Emily Alford

On counting beans and co-owning Barsuk Records.

Meet Emily Alford, who doesn't mind burning the midnight oil at Barsuk Records, the label she co-owns with her husband, Josh Rosenfeld and a handful of others.

Job title, duties:

Barsuk Records co-owner, chief bean counter, pep-squad leader.

How did you get your start in the music (under) world?

People sometimes ask me how to get into the music business. I don't know what to tell them, since for me it was sort of unintentional. In 2001, Josh [Barsuk Records co-founder] was running the label out of our house, and he needed some help with the bookkeeping and other details. Barsuk offered the chance to work long hours for no pay, and I just couldn't resist—so I quit my job at Amazon.com and started working at the label full time. I really thought it would be temporary, but then I got fascinated and never left.

How Barsuk was born:

At first, it was sort of an art project for Josh and Christopher [Possanza, Barsuk Records co-founder], who were both in the excellent band This Busy Monster. At some point, I lent them $500 to press the first Barsuk release, a 7-inch single called "Belated." When that first box of shiny black vinyl came back from the plant, we were all smitten. The transition from art project to obsession to legitimate business is all sort of a blur, now that we're working on our 62nd release.

Thing you love most about working with your husband:

Well, there are a million things that are great about it, but it's not for everyone. Josh and I both have workaholic tendencies, and when we didn't work together, we didn't see each other very much. Now, instead of being stuck at separate offices at 10 p.m., we're stuck in the same office for those late nights. Also, I think when you work closely with someone, you get to see them in a unique way, and you can appreciate aspects of them that you might not ever experience in a normal relationship. In a way, it's like having two separate marriages with the same person. And there's so much more to argue about!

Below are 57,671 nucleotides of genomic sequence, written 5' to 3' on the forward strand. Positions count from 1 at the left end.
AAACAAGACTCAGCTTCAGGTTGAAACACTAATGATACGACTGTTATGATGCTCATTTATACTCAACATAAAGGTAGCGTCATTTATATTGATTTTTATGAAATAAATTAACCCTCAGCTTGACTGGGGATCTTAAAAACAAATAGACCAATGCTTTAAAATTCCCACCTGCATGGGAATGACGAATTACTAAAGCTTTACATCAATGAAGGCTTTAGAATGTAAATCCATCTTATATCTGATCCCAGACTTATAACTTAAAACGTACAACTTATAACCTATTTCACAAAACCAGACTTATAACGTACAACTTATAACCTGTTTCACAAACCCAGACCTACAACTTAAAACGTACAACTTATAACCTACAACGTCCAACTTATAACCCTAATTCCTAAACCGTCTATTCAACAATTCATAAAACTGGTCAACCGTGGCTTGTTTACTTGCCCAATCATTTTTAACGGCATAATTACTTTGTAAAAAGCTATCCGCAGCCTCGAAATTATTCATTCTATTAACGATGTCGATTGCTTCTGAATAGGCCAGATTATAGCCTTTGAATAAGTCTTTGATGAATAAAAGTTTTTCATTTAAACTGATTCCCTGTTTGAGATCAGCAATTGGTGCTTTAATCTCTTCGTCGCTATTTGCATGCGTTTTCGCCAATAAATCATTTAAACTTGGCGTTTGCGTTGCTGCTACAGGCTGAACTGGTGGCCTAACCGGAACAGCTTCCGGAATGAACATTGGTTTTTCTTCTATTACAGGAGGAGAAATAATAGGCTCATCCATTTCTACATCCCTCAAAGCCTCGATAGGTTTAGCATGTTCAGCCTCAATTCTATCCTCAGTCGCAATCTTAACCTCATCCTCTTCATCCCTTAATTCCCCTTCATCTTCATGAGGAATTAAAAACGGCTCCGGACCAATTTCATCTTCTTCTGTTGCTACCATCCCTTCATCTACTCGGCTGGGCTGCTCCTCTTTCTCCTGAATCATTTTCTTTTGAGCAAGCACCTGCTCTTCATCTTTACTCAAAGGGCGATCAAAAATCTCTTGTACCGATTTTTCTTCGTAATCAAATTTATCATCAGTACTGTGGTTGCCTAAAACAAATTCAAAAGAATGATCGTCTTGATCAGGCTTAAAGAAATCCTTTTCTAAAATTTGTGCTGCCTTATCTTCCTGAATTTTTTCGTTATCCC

Thing you could do without:

Talking about work anytime, anywhere—over dinner, at the grocery store. It follows us around. We have to make rules about it on vacation, because I am particularly undisciplined about turning it off.

Favorite part of your job:

We're not curing diseases or anything, but I do feel like we're trying hard to create something that's good and beneficial to the world in some small way, and that makes it easier to come to work every day.

Band you wish you'd signed:

That's a tough one. We have so many great bands and so much work to do that we can't spend too much time worrying about what other people are doing. I would love to work with Elvis Perkins, though. I think he's amazing.

Upcoming releases you're most excited about:

Our next two releases are from Menomena (Friend and Foe, Jan. 23) and Jesse Sykes & the Sweet Hereafter (Like, Love, Lust & the Open Halls of the Soul, Feb. 6). They are so different but both brilliant and inspiring, and I would buy both for all of my friends even if I didn't work at the label.

Your Top Five records to listen to while:

Closing the quarterly books at 2 a.m.: (Barsuk bands excluded, of course) David Bazan, Fewer Moving Parts; Jurassic 5, Quality Control; Sondre Lerche, Faces Down; Cat Power, The Greatest; Mike Doughty, Haughty Melodic.


Behind the Scene is a weekly peek at the Emerald City music world, shedding light on folks you won't see onstage but who make it all happen.

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